The Pirates' Lyle Overbay is greeted at home by Andrew McCutchen after hitting a three-run home run against the Red Sox at PNC Park Saturday.
By Bill Brink Pittsburgh Post-Gazette
Saturday night, the Pirates displayed some fireworks before the fireworks.
Not those that prematurely exploded from center field when Joel Hanrahan allowed a two-out double in the ninth inning to Dustin Pedroia, a ball that Xavier Paul nearly caught against the Clemente Wall, though the fireworks operator could not be blamed. The Pirates' dugout thought the game was over, too, and Jeff Karstens was halfway over the railing before he realized what happened.
No, the fireworks before the postgame fireworks show came in the form of home runs from Lyle Overbay and Garrett Jones that sparked the Pirates to a 6-4 win against the Boston Red Sox in front of 39,483, the largest crowd to attend a baseball game in PNC Park history.
Game: Pirates vs. Red Sox, 1:35 p.m., PNC Park.
TV, radio: Root Sports, WPGB-FM (104.7).
Pitching: RHP James McDonald (5-4, 4.86) vs. LHP Andrew Miller (0-0, 4.76).
Key matchup: Adrian Gonzalez is one of two Red Sox to have at-bats against McDonald, but is 3 for 5 in his career against him.
Of note: Miller, the sixth overall pick in the 2006 draft, is 15-26 in six major league seasons.
"I think it's awesome," Karstens said. "I think there's a lot of people that looked at us like they're just going to walk in here and beat us up. We've silenced that a little bit."
Overbay hit a three-run homer in the fourth, and Jones crushed a solo homer in the seventh.
The Pirates did not do much for three innings against Red Sox knuckleballer Tim Wakefield, still baffling batters at age 44 with 65 mile-per-hour butterflies that dance around the strike zone.
"The first time through he was throwing the faster knuckleball, and it wasn't breaking as much," said Overbay, who faced Wakefield often while with the Toronto Blue Jays. "I said, 'Just wait, because it will.' The second time through, he started throwing that one that drops off the table."
Overbay found his pitch with a 3-2 count in the fourth, driving it into last few rows of seats above the Clemente Wall.
"It just didn't do a whole lot," he said. "As soon as he threw it, he just kind of put his head down.."
Overbay's home run scored Andrew McCutchen and Neil Walker and gave the Pirates a 3-2 lead.
"Well-timed," manager Clint Hurdle said of the home run. "That's what we've been planning on getting from Lyle on occasion. The last two nights he's come out and swung the bats really crisp, driving the ball, staying behind the ball. It's a welcome addition to our lineup."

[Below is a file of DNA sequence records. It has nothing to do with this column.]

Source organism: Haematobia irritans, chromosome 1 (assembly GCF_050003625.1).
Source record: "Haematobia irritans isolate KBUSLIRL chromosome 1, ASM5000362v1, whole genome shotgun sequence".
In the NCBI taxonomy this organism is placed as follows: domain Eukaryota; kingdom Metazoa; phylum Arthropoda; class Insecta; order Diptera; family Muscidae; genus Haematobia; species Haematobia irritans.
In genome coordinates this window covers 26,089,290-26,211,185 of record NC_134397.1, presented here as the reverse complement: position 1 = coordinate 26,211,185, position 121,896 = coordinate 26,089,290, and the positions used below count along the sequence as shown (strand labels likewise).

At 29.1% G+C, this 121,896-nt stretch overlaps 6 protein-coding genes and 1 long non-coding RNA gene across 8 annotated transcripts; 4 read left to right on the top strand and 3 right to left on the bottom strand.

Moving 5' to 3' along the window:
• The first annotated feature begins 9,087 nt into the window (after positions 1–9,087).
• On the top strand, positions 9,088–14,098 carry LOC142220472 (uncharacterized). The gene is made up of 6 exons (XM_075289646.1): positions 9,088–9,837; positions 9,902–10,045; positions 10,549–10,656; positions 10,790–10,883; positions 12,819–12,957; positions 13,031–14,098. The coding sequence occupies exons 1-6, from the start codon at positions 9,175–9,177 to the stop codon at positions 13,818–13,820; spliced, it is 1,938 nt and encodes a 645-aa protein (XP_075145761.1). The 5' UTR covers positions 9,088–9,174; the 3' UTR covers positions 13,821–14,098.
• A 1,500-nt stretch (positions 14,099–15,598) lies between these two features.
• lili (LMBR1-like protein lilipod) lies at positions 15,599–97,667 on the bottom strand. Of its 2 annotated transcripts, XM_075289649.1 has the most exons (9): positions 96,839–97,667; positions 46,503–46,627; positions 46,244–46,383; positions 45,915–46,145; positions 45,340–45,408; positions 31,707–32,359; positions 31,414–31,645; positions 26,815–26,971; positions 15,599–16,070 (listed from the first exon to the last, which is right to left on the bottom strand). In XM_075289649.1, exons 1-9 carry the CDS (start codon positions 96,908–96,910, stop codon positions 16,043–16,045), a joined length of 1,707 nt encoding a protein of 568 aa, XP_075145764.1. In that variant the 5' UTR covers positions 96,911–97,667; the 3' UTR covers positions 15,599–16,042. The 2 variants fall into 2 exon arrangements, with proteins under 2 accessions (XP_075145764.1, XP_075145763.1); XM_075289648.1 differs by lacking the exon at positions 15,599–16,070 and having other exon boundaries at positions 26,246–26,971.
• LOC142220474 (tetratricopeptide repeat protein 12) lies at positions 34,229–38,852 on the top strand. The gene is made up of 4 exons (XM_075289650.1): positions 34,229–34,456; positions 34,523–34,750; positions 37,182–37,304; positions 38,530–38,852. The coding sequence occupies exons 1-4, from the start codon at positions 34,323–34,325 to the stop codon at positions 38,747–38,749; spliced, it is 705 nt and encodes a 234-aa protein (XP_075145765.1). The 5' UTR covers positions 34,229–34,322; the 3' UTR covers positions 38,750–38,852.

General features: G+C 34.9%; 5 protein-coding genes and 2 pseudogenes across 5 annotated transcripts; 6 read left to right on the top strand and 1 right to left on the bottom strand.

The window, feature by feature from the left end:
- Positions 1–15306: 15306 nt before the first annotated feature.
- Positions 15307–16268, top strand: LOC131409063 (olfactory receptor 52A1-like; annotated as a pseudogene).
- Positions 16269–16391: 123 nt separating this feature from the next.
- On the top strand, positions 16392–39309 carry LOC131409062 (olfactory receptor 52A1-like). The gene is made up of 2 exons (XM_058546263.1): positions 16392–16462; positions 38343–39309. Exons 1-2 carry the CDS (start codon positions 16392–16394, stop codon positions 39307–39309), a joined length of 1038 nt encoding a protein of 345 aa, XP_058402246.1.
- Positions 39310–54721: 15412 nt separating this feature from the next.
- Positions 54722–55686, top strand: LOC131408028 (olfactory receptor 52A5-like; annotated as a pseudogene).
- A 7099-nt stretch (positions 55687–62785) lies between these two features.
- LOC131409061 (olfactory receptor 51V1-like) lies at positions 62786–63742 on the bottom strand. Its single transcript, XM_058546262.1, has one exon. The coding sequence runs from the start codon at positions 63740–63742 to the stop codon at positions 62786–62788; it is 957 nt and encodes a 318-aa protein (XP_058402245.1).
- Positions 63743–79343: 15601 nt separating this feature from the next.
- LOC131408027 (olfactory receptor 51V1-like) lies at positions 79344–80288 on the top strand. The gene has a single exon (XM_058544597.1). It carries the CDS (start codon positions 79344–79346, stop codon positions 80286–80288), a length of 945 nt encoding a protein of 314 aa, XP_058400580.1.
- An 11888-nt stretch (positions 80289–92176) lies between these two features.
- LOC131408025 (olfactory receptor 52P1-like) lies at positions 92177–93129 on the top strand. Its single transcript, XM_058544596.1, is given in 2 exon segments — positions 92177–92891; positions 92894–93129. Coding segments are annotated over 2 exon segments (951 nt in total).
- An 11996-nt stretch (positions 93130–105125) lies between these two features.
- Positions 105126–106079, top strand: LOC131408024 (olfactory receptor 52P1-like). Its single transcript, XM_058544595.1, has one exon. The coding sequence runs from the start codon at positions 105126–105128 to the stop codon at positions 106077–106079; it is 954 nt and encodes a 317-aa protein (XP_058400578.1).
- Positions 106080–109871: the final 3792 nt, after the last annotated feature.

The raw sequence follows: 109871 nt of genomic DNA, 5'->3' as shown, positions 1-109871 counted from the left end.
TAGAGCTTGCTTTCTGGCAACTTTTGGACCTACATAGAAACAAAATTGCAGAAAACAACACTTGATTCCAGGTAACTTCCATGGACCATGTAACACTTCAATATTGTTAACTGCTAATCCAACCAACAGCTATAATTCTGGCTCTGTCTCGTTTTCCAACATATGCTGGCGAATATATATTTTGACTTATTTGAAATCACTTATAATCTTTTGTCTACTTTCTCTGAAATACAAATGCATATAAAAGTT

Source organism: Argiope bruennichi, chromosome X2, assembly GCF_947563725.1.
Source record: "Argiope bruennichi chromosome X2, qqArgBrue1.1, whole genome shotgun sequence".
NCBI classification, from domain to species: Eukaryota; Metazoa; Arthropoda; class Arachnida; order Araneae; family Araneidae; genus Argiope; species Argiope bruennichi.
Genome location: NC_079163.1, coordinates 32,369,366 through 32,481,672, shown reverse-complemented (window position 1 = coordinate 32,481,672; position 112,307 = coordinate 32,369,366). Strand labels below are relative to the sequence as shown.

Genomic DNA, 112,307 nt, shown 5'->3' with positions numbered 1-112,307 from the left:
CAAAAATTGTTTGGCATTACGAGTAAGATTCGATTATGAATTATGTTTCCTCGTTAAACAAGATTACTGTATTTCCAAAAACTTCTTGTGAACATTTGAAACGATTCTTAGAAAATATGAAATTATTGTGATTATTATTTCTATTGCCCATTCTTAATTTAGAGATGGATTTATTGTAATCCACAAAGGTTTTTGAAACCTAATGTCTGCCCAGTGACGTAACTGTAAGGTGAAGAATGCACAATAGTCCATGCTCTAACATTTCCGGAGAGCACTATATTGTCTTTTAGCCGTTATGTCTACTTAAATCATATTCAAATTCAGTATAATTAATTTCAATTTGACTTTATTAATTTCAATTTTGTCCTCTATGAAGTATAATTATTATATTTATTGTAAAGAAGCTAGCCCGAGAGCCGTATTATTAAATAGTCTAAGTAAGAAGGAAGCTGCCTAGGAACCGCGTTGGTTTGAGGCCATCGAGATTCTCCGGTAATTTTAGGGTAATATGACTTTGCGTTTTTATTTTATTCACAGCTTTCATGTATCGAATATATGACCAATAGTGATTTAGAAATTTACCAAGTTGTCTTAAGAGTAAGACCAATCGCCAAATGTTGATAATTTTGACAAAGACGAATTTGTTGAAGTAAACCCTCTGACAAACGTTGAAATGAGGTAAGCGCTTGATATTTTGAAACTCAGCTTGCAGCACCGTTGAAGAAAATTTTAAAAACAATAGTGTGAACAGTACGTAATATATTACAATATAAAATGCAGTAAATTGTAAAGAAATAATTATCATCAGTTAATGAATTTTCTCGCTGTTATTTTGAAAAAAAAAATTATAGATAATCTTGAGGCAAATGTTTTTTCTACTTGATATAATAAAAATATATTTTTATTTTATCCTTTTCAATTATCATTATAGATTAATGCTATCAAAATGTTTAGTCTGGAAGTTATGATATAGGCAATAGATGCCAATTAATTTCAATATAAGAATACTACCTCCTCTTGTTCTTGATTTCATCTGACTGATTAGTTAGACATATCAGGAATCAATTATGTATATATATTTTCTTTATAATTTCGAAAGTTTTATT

The Pirates extended the lead to 5-2, but the Red Sox came back to make it a one-run game until Jones widened the gap in the seventh. He clobbered the first pitch he saw from Matt Albers to deep right-center field in the seventh to extend the lead to 6-4.
Karstens (5-4) earned the win and threw 109 pitches, the most this season and the most he has thrown since June 5, 2009. He got help from five relievers, including closer Joel Hanrahan, who earned his 22nd save.
Karstens had thrown 97 pitches after six innings, but batted in the bottom of the sixth and returned to the mound in the seventh. Hurdle said he allowed Karstens to continue to ease the load on the bullpen, which has worked hard and often recently.
"I got two guys out there that had pitched four out of six days," Hurdle said. "For me it was a no-brainer to get him out there and see if he could roll through another inning. We've got to push the envelope in some areas once in a while to try to alleviate some of that workload."
Instead, Karstens allowed homers to Josh Reddick and Jacoby Ellsbury, bringing the Red Sox's total off him in to three and cutting the lead to 5-4. Karstens, who has pitched into the seventh each of his past five starts, said he was not surprised he went back out.
"It was one of those things where it give me a lot of confidence knowing that Clint's sending me out to the seventh even though I'm at 97 pitches, where, in the past, sometimes after five [innings] and 75 [pitches] I'd be pulled," he said.
Adrian Gonzalez hit a 2-0 pitch over the wall in left-center field for his 16th home run in the third, giving Boston a 2-0 lead.
After Overbay's three-run homer in the fourth, Ronny Cedeno doubled down the left-field line, and Karstens got his first major-league RBI -- "I think I just closed my eyes and swung" -- with a single up the middle that scored Cedeno, giving the Pirates a 4-2 lead.
In the fifth, Chase d'Arnaud singled and scored when McCutchen's grounder went through Pedroia's legs, and the Pirates led, 5-2.
The lead held for Hanrahan, who is 22 for 22 in save situations this season. He did not retire Pedroia as Karstens thought, but he got Gonzalez to strike out on a check swing to end the game, giving the Pirates their fourth consecutive win.
"Craziness," Jones said of the dugout's reaction. "We're just real excited."